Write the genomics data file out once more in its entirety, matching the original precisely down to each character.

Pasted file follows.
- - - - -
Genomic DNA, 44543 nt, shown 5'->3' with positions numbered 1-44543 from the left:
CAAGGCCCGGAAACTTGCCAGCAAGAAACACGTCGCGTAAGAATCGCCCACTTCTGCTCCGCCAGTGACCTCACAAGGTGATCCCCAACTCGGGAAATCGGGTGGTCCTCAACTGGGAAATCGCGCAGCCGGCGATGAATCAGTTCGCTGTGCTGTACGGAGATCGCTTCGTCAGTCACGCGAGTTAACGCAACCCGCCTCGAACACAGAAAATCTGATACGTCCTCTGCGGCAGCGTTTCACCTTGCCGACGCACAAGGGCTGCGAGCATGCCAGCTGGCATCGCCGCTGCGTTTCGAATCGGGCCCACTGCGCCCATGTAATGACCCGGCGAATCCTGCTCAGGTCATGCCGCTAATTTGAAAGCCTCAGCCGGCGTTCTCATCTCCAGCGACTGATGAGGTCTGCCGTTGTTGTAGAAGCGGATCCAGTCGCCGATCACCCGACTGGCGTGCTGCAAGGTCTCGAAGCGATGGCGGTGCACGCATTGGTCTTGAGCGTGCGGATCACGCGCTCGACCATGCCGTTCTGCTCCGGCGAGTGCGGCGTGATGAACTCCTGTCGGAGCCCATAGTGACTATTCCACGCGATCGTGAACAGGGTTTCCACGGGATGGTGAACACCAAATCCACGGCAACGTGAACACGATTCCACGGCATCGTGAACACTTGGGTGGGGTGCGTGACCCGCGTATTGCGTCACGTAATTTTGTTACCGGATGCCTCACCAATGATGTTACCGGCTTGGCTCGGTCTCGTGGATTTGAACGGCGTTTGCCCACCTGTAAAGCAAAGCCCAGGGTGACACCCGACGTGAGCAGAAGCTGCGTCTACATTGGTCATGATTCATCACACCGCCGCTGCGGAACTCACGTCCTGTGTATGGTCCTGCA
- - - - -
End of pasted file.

Genomic DNA, 44543 nt, shown 5'->3' with positions numbered 1-44543 from the left:
CAAGGCCCGGAAACTTGCCAGCAAGAAACACGTCGCGTAAGAATCGCCCACTTCTGCTCCGCCAGTGACCTCACAAGGTGATCCCCAACTCGGGAAATCGGGTGGTCCTCAACTGGGAAATCGCGCAGCCGGCGATGAATCAGTTCGCTGTGCTGTACGGAGATCGCTTCGTCAGTCACGCGAGTTAACGCAACCCGCCTCGAACACAGAAAATCTGATACGTCCTCTGCGGCAGCGTTTCACCTTGCCGACGCACAAGGGCTGCGAGCATGCCAGCTGGCATCGCCGCTGCGTTTCGAATCGGGCCCACTGCGCCCATGTAATGACCCGGCGAATCCTGCTCAGGTCATGCCGCTAATTTGAAAGCCTCAGCCGGCGTTCTCATCTCCAGCGACTGATGAGGTCTGCCGTTGTTGTAGAAGCGGATCCAGTCGCCGATCACCCGACTGGCGTGCTGCAAGGTCTCGAAGCGATGGCGGTGCACGCATTGGTCTTGAGCGTGCGGATCACGCGCTCGACCATGCCGTTCTGCTCCGGCGAGTGCGGCGTGATGAACTCCTGTCGGAGCCCATAGTGACTATTCCACGCGATCGTGAACAGGGTTTCCACGGGATGGTGAACACCAAATCCACGGCAACGTGAACACGATTCCACGGCATCGTGAACACTTGGGTGGGGTGCGTGACCCGCGTATTGCGTCACGTAATTTTGTTACCGGATGCCTCACCAATGATGTTACCGGCTTGGCTCGGTCTCGTGGATTTGAACGGCGTTTGCCCACCTGTAAAGCAAAGCCCAGGGTGACACCCGACGTGAGCAGAAGCTGCGTCTACATTGGTCATGATTCATCACACCGCCGCTGCGGAACTCACGTCCTGTGTATGGTCCTGCA